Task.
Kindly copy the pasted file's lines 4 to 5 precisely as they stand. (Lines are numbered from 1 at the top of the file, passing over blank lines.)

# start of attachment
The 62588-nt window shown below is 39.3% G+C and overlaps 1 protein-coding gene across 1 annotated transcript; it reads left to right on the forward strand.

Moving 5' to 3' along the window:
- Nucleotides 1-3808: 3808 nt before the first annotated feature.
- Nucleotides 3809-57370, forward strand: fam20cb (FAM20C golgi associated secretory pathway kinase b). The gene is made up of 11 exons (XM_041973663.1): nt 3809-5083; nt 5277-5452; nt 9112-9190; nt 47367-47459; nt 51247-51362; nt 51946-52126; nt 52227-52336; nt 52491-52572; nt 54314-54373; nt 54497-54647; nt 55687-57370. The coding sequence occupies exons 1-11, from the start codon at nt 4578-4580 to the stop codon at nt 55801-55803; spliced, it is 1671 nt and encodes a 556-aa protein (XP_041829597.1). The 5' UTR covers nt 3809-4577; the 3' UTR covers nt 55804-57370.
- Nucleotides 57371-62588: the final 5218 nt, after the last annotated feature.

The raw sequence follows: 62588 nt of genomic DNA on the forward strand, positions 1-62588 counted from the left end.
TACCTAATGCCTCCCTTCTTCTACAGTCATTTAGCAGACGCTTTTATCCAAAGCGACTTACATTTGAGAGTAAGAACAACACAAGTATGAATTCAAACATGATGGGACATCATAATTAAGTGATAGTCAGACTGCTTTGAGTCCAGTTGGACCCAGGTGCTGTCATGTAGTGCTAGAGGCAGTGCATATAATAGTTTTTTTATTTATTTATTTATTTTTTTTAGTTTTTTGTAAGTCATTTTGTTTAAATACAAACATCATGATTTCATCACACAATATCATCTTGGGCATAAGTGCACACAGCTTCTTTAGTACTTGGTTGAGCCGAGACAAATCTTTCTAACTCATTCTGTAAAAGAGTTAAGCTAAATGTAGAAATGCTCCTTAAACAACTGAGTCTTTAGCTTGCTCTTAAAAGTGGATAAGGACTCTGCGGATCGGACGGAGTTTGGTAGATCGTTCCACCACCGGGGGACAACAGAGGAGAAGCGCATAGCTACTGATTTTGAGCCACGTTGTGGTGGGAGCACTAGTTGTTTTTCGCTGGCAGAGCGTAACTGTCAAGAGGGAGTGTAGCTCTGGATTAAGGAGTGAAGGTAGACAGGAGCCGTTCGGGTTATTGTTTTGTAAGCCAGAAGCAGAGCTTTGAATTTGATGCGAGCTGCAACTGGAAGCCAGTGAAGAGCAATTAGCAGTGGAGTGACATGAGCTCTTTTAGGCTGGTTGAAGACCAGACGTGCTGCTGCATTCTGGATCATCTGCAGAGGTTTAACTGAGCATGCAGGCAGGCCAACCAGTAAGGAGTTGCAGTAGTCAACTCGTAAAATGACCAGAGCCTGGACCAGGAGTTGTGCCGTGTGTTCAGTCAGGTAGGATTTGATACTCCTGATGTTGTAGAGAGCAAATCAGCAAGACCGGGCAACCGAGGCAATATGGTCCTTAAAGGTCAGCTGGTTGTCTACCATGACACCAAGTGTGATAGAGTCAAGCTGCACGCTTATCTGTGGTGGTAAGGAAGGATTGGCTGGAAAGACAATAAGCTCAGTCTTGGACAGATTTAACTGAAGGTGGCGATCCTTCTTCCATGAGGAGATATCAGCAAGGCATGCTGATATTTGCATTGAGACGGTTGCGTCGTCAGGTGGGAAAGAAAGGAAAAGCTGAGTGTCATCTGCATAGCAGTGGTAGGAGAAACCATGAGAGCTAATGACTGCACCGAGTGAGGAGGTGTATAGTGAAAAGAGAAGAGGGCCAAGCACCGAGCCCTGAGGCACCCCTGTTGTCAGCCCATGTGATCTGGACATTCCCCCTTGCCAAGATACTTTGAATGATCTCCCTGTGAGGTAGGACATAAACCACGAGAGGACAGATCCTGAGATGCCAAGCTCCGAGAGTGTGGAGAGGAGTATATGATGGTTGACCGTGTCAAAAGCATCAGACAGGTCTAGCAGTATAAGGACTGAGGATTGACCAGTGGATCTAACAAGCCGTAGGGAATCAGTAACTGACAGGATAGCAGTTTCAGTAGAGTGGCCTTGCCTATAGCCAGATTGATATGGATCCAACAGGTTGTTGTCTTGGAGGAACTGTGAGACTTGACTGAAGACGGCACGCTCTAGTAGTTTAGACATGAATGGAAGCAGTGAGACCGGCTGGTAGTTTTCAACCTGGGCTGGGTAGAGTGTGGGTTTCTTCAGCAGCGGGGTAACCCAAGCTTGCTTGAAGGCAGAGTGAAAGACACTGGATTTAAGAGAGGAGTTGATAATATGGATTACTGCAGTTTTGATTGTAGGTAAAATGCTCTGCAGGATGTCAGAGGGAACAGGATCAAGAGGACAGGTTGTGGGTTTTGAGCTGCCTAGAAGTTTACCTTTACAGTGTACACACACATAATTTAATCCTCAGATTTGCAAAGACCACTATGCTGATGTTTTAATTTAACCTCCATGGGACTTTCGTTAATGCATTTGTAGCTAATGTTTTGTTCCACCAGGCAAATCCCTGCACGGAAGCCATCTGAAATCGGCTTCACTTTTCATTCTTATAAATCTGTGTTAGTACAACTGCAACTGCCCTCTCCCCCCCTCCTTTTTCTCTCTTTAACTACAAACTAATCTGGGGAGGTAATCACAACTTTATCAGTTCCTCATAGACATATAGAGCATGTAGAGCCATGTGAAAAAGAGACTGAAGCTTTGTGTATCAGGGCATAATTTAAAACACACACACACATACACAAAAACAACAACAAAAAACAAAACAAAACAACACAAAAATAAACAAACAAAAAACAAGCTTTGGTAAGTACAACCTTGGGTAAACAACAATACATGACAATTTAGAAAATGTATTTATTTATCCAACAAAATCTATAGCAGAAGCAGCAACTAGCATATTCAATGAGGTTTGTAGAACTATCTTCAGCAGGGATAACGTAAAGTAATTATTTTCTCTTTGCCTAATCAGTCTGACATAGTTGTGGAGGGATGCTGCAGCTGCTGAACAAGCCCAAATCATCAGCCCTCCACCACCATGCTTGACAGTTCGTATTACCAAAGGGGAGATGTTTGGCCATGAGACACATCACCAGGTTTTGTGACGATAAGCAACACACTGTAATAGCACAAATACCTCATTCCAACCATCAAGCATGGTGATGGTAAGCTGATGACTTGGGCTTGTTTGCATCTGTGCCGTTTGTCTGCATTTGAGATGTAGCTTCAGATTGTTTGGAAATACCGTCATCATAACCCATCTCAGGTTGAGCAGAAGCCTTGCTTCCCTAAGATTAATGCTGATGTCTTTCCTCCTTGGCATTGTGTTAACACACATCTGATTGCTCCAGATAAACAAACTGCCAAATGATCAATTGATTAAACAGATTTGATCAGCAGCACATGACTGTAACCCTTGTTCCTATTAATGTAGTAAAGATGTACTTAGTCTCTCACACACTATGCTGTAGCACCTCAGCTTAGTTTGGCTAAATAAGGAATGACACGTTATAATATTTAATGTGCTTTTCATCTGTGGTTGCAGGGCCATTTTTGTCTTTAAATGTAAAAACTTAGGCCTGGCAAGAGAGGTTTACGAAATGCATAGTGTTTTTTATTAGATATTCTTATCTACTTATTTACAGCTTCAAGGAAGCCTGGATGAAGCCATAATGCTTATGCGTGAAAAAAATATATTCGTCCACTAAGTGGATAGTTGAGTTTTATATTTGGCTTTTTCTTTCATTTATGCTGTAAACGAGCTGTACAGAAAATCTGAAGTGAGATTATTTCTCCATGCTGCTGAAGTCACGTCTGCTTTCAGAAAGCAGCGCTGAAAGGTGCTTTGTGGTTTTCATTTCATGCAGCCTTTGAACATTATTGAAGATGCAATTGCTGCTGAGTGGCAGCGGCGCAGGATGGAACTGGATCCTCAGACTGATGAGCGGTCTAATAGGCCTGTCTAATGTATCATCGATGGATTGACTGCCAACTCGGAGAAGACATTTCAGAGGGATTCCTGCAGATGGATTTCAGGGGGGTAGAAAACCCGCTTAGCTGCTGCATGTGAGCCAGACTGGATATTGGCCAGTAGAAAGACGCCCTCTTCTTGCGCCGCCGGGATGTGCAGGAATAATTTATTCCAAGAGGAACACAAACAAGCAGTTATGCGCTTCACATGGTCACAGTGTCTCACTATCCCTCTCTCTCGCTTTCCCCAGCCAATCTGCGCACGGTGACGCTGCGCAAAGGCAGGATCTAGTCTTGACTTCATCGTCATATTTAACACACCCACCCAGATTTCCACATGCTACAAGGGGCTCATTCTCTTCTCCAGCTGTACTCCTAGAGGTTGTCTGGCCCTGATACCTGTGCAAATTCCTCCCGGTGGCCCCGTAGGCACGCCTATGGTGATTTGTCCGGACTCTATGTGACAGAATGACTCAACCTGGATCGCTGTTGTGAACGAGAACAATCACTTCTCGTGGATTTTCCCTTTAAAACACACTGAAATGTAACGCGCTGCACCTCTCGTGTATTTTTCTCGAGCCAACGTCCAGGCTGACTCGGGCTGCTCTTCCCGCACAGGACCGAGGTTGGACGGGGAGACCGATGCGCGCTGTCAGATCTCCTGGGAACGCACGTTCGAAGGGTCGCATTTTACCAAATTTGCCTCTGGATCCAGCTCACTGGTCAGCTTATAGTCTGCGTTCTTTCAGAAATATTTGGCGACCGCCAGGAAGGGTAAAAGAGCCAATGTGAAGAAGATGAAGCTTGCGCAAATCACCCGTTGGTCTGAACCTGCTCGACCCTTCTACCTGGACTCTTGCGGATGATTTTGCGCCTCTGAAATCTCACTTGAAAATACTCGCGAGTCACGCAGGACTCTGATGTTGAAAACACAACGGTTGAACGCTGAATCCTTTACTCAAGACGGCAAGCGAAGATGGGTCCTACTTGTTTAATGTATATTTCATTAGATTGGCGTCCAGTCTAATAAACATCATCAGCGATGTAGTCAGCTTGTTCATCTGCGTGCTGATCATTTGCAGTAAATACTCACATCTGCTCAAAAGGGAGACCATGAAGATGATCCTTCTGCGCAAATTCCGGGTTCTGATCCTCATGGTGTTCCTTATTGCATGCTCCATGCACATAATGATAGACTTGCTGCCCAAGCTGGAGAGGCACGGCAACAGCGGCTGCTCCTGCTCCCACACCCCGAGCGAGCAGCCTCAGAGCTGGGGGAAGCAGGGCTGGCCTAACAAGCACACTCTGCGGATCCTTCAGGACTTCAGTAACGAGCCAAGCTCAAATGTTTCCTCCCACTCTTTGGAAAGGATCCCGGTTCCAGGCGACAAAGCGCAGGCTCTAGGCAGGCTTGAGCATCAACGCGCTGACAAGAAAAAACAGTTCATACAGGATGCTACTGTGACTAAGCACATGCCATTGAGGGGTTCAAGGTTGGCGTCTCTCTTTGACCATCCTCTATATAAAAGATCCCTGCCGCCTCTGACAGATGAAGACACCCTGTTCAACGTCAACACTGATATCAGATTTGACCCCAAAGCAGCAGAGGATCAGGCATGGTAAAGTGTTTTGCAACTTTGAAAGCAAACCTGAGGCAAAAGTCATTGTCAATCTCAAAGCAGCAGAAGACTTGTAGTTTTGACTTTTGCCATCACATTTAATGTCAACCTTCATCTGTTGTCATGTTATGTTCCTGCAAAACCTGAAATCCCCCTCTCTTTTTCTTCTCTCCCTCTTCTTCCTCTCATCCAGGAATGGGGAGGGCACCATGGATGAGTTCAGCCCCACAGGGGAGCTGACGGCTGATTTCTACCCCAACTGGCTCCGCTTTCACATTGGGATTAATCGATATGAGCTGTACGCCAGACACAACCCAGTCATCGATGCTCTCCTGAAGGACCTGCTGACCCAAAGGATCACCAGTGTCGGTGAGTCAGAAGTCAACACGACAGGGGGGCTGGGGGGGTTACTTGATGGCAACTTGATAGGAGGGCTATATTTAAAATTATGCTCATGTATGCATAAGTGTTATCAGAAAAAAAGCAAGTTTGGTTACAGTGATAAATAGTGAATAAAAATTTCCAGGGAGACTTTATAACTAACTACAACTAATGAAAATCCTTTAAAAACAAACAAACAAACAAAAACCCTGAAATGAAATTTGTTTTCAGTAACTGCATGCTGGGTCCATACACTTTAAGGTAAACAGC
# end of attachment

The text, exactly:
- Nucleotides 3809-57370, forward strand: fam20cb (FAM20C golgi associated secretory pathway kinase b). The gene is made up of 11 exons (XM_041973663.1): nt 3809-5083; nt 5277-5452; nt 9112-9190; nt 47367-47459; nt 51247-51362; nt 51946-52126; nt 52227-52336; nt 52491-52572; nt 54314-54373; nt 54497-54647; nt 55687-57370. The coding sequence occupies exons 1-11, from the start codon at nt 4578-4580 to the stop codon at nt 55801-55803; spliced, it is 1671 nt and encodes a 556-aa protein (XP_041829597.1). The 5' UTR covers nt 3809-4577; the 3' UTR covers nt 55804-57370.
- Nucleotides 57371-62588: the final 5218 nt, after the last annotated feature.